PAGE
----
At MD Anderson, we learned that my MDS had progressed to acute myeloid leukemia (AML). This was shocking, but I felt a strong sense of hope. We were right where we needed to be. People come to MD Anderson from all over the world, and I was grateful to be there with so many other AML patients.

On December 23, I took my first pills for the clinical trial. Then came endless EKGs and every-other-day blood tests to check my blood cell counts.

My amazing AG120 results

Two weeks into the clinical trial, my white cell count was higher than it had been in two years. My spouse and I were amazed.

But the biggest surprise was my blast count. When I’d arrived at MD Anderson, it was at 30% — extremely high. At the end of the first 28-day cycle, it was just 2%, which is normal.

Unlike chemo, which tries to kill the blasts and everything else in the bone marrow, AG120 blocks the mutant IDH1 protein that caused my AML. It allows the blasts to mature properly into normal white cells of the immune system. The bone marrow is no longer crowded out by AML, and the normal red cells and platelets return, too.

I’m now beginning my 12th cycle of AG120, and my blood values, red blood cells, white blood cells and platelets have all reached normal range. I’m in complete remission, but I will continue to take AG120 indefinitely. Whenever Dr. DiNardo’s team asks about side effects, I can’t come up with anything.

I am so grateful and praise God every day for giving me my life back through the AG120 clinical trial.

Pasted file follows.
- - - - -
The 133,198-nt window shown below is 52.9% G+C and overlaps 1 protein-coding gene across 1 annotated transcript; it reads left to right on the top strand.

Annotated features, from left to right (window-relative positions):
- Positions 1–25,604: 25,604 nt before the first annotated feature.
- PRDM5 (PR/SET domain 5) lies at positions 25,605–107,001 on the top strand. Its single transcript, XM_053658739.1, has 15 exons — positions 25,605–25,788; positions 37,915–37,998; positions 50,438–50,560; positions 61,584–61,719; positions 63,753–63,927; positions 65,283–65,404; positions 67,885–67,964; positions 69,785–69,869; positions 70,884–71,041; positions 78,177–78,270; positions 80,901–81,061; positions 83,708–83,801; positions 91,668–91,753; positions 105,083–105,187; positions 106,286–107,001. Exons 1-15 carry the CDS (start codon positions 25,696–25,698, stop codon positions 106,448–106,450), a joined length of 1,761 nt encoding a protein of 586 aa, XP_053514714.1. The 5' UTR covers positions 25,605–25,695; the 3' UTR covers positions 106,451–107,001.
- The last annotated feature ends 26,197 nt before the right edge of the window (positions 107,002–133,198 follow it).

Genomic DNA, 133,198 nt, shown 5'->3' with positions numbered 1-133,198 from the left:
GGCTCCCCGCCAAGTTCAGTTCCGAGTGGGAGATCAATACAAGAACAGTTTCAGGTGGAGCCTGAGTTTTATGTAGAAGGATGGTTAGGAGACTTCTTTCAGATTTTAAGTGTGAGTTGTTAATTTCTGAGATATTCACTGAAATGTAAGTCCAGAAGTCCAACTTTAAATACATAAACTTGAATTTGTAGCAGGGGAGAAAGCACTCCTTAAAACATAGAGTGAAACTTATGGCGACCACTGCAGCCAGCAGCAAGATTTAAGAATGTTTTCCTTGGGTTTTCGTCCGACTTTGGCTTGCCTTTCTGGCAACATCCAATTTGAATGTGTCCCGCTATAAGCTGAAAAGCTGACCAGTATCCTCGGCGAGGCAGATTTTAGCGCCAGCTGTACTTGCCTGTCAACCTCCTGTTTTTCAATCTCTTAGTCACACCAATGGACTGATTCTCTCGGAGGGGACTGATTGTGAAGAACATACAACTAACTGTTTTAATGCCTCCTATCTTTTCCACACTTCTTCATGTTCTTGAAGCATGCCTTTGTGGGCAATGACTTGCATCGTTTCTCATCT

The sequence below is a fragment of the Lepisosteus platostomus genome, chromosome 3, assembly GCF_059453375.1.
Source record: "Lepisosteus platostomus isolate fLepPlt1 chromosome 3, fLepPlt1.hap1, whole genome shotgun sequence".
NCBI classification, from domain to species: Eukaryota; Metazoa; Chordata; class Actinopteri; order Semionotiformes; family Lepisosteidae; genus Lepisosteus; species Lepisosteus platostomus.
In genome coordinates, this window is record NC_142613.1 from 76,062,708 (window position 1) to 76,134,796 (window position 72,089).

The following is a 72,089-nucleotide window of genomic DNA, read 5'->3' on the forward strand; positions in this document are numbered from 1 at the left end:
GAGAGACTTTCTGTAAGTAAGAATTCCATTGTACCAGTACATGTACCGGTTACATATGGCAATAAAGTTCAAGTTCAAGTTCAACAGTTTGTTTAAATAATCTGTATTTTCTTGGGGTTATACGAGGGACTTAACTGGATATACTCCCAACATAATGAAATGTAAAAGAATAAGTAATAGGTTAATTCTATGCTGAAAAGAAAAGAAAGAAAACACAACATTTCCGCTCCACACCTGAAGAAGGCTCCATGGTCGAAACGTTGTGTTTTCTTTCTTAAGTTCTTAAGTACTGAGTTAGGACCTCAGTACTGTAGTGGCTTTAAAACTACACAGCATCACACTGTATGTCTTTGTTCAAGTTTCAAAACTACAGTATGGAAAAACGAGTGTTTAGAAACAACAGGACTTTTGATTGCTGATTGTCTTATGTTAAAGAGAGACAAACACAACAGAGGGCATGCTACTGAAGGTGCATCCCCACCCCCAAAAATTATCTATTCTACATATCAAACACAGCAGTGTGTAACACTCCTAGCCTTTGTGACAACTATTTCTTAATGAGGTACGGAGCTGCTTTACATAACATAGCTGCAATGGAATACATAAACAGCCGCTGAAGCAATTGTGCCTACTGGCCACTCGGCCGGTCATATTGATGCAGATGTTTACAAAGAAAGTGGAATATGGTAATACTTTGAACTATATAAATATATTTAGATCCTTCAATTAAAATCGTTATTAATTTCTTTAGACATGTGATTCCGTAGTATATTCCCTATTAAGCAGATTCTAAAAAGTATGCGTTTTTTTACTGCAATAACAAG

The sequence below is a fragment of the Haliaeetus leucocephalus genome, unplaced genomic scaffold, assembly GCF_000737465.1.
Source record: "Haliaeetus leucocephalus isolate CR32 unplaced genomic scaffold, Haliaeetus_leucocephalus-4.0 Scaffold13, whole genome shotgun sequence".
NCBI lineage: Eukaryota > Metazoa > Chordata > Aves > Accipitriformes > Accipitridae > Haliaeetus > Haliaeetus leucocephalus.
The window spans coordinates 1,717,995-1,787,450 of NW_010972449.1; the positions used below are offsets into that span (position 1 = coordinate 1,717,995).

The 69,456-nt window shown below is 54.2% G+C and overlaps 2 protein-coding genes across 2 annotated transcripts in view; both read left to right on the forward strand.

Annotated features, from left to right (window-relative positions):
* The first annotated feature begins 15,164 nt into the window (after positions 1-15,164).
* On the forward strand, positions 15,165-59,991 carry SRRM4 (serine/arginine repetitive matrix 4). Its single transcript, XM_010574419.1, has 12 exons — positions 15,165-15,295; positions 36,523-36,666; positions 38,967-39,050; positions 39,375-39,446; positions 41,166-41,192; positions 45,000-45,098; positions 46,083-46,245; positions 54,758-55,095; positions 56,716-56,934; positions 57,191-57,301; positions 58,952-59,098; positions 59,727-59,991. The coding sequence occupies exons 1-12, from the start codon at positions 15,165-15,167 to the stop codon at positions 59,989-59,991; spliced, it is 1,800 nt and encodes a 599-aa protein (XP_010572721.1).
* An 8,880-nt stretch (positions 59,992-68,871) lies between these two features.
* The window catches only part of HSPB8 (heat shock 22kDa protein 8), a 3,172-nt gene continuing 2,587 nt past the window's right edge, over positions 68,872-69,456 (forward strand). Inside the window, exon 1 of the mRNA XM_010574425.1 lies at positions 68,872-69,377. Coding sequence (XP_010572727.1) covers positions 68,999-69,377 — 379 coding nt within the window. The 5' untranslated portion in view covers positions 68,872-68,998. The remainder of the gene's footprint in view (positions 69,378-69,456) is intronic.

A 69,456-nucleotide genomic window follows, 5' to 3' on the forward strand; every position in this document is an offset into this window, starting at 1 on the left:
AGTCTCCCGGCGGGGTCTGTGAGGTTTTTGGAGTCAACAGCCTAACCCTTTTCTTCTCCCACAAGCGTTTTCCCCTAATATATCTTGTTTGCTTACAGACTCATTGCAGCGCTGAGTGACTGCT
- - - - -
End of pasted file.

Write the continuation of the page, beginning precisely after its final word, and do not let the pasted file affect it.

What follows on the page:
I used to always say you have to be your own advocate because no one else will. But I was unable to take charge of my cancer until I met Dr. DiNardo. I’ll always remember what she said the day before I enrolled in the clinical trial: “You are in the right place at the right time with the right mutation.”

Take a look at current MDS clinical trials


ASH 2016: Promising developments for MDS patients

Dr. Garcia Manero, from The University of Texas MD Anderson Cancer Center, highlights some promising clinical data presented at the 58th Annual Meeting of the American Society of Haematology (ASH)


Young patients denied second chance for life by NHS England

Blood Cancer – the issues around the highly complex topic of 2nd stem cell transplants.

Early in 2016 a MDS patient was denied a potentially life- saving 2nd bone marrow transplant despite showing a good chance of being cured by this 2nd treatment.

After 4 months of waiting, spent in and out of hospital, while NHS England turned down the treatment again, following an appeal, this patient contracted a severe infection and died.

He was only 39 years old – and a father of 3 young children.

End of 2016:

A mum with 2 young children is finding herself in a similar situation. She needs a 2nd transplant after a relapse of her blood cancer, Acute Myeloid Leukaemia.

The request for funding was denied just recently – meaning she has 2 choices: find the £100k herself to pay for the transplant or accept she may only have months left to live.

What is the background behind these appalling situations?

At the end of 2013, NHS England took the decision to stop funding allogeneic stem cell transplants (allo HSCT) for blood cancer patients who suffered a relapsed of their disease – after an initial successful transplant.
Expert clinicians requested a review of this decision, which did happen.

But in July 2016 NHS England came to a decision and stated they would no longer routinely fund 2nd allo HSCT’s – based on the evidence and success rates. These treatments were no longer deemed to be “cost-effective” for the current financial situation of the NHS.

It is true that overall, outcomes of 2nd transplants are not great – on average.
But transplants, types of blood cancer, sub-types, patients are very unique and these situations are rarely comparable.
Not only is the need for a 2nd HSCT rare, but not many patients would be so eager to undergo a 2nd transplant. Nor would haematologists be willing to perform one if there was not some good chance it would save someone’s life.